Issues & Insights: Put Your Information to Work
In the Data Management arena, "Making Your Information Work for You" is a cinch with John Bussert's help.
For years and years, we have been trying to get more data and more information in our database. We want to provide all the information that our users can use, our managers can manage and our business owners will pay for. This task will go on for a long time - more than likely, forever.
Maybe, it is time to provide more in our applications. Data we have. Analysis tools we have. Interaction we have. But, do we have interactivity? I am not talking about data entry where the system validates it. We have had that for a long time. I am talking about integrating the application into our management and decision-making.
Instead of trying to put more information into our systems, why don't we try to make the information that is there more useful? How, you ask? By putting some intelligence into how we use the data that we have - instead of just letting the data reside there until someone runs a report, query or inquiry. Put some action into the system and let it help your business.
Using e-mail as a simple example: When a sales order goes on hold for a credit problem, instead of just putting it on hold, send an e-mail to the sales rep, so she can follow up on it. When a purchase order (PO) is cancelled for some reason, send a note to the rep that their special order PO has been cancelled. If an item gets substituted, send an e-mail asking if that is okay. Then, send an e-mail or fax when the product ships.
We have started to get use to this type of activity with the e-commerce systems we have linked up with. If you have ever purchased from Amazon, you know what I mean. They do a pretty good job of keeping me informed about my orders, backorders, shipments, etc. If you have a relatively reasonable system in place, this capability is not as difficult as it may seem. Already, you can purchase products that will page or e-mail you if a job abends or if something goes wrong with the operations of the system. Why not use the same technique with our applications?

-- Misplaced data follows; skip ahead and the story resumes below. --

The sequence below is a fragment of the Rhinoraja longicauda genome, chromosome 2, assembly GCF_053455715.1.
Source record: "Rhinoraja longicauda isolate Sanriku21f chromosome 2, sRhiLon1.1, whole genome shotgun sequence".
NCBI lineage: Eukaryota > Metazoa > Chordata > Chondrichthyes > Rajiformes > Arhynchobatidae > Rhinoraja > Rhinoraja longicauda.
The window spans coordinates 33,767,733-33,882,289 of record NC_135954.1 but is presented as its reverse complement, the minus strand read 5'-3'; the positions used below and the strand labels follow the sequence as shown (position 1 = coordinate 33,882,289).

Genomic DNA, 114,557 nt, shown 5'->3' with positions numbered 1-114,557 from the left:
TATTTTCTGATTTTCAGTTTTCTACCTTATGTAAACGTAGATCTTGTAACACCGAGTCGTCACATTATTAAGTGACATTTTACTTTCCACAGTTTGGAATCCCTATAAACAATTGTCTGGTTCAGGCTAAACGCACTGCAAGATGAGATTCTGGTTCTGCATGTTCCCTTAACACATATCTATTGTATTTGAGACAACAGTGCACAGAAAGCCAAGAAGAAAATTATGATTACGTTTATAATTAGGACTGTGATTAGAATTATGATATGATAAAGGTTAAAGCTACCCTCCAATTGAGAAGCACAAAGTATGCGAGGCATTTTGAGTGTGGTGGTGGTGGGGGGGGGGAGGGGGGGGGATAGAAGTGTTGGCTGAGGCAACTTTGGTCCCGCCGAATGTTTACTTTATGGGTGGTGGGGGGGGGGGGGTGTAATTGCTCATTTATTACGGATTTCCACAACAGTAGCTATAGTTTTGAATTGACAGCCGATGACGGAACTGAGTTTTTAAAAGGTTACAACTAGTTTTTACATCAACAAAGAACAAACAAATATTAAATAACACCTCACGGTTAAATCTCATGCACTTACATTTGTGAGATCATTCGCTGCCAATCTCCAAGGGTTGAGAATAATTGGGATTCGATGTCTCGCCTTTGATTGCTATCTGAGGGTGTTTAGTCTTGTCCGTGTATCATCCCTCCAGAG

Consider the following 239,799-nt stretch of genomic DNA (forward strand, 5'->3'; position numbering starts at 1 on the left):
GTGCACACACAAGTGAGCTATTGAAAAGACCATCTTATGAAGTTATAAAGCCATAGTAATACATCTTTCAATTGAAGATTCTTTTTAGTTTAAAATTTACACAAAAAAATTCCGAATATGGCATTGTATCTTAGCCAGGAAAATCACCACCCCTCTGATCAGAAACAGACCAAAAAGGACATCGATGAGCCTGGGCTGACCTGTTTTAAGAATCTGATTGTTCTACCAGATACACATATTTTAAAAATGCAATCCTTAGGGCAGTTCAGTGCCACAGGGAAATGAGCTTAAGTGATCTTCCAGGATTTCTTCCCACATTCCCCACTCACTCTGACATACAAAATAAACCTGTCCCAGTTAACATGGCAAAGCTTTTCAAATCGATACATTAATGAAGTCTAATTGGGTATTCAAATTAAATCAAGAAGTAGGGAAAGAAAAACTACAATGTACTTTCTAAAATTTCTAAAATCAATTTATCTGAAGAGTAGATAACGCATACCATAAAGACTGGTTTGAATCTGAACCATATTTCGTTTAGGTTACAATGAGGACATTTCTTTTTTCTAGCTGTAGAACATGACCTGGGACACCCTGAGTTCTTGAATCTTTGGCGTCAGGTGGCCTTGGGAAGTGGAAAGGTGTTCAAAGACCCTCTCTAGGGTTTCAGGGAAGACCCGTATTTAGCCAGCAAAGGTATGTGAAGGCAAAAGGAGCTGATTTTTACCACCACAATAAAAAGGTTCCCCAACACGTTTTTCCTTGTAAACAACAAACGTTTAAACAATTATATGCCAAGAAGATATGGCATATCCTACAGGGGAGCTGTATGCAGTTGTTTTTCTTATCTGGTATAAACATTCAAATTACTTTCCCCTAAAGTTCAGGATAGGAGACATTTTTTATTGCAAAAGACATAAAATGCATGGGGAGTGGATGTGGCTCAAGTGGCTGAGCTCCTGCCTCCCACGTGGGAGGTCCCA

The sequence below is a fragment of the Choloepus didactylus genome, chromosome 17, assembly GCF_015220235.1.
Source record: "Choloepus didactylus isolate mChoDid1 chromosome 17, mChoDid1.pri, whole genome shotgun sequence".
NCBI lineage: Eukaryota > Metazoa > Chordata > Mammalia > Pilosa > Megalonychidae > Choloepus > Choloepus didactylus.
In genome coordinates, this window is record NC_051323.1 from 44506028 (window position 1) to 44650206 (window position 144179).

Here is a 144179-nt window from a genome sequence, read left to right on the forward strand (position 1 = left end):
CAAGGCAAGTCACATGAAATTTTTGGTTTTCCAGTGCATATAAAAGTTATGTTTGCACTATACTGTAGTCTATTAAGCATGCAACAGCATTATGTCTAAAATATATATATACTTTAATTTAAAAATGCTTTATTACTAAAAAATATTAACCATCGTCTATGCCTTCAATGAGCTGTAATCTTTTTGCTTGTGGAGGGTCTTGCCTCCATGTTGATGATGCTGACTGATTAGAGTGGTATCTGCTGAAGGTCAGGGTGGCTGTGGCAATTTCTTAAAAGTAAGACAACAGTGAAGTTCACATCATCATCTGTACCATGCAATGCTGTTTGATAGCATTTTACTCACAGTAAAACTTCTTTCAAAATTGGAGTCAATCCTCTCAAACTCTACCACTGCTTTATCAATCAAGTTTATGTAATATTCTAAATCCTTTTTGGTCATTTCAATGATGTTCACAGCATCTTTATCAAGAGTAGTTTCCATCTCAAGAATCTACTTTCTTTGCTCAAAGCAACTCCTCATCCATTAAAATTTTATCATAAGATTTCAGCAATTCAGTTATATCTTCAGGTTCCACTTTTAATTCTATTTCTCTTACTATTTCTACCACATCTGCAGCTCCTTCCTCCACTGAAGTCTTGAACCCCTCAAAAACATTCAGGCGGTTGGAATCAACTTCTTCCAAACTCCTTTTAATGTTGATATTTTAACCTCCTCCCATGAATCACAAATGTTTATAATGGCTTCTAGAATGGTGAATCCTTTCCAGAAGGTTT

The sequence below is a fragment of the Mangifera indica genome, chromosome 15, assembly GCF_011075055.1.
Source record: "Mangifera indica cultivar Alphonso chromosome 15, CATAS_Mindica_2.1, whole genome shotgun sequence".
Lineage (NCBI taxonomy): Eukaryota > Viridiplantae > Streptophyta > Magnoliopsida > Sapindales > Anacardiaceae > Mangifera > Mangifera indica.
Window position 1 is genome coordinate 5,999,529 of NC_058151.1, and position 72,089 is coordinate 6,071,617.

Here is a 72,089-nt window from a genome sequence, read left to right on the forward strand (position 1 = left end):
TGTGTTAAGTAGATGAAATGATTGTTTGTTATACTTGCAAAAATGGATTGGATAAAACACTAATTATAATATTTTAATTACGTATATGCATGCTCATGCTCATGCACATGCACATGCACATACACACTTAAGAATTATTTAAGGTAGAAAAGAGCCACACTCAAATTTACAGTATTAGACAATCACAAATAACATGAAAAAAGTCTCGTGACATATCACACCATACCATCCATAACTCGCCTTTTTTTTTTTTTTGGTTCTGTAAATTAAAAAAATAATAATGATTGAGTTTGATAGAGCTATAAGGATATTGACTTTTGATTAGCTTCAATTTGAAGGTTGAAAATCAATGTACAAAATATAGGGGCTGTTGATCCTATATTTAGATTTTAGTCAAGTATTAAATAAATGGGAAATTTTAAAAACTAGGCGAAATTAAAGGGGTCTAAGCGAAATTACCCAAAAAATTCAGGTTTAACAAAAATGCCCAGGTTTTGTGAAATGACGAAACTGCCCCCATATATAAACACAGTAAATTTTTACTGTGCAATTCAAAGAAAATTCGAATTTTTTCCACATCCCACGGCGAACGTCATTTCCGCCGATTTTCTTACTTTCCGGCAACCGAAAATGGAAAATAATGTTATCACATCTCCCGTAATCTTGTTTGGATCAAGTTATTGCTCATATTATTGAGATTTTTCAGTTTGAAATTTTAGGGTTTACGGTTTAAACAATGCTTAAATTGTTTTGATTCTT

With the use of triggers on the database, stored procedures and business rules, you can start slowly to have data relationships interact with the outside world. There has been so much hype about e-commerce, e-business and the like that many companies are forgetting that they need a good back-end system for all this fancy stuff to work well. If you do not have that, do not spend the time on the "e" part, or you will crash and burn when it comes time to integrate it.
With a good back-end system in place, you can incrementally build tools that allow it to interact with your users and the outside world. If your AR gets too high, send a message to someone, if your AP gets too high, send a message to the bank asking for an extension on your line of credit (just kidding, but you get the point).
On the iSeries (AS/400), there are a number of things we can use that are built in. These tools range from simple SNDPGMMSG or SNDUSRMSG to just send a message if something happens, to more sophisticated e-mail of messages, warnings, spool file reports or activity level happenings. Many are using faxing, today, for order acknowledgements and credit information requests. Why not extend that to link up with your remote sales offices, invoices, ship notifications, etc.?
So, much is being talked about with customer service and customer relationships management, today. And, much of that activity is based on information that you have in your system, and how you use that information to interact with the customer.
Interaction includes all these activities, not just how the sales rep interacts. The whole organization needs to be involved, and they are involved through there interaction with the system!
Start today. Pick a small nagging application and have it do something (like e-mail you) when something happens. If a customer goes on hold, e-mail the sales rep. The first time they see that, they will be flabbergasted. They will also love it. The more "useful" information we can provide on a proactive basis, the better the system. Oh, shoot - I gotta go. I just received an e-mail from the 400 that my job stopped running. Nuts!
John Bussert is President of Swift Technologies (Marengo, Ill.). He can be reached via e-mail at firstname.lastname@example.org.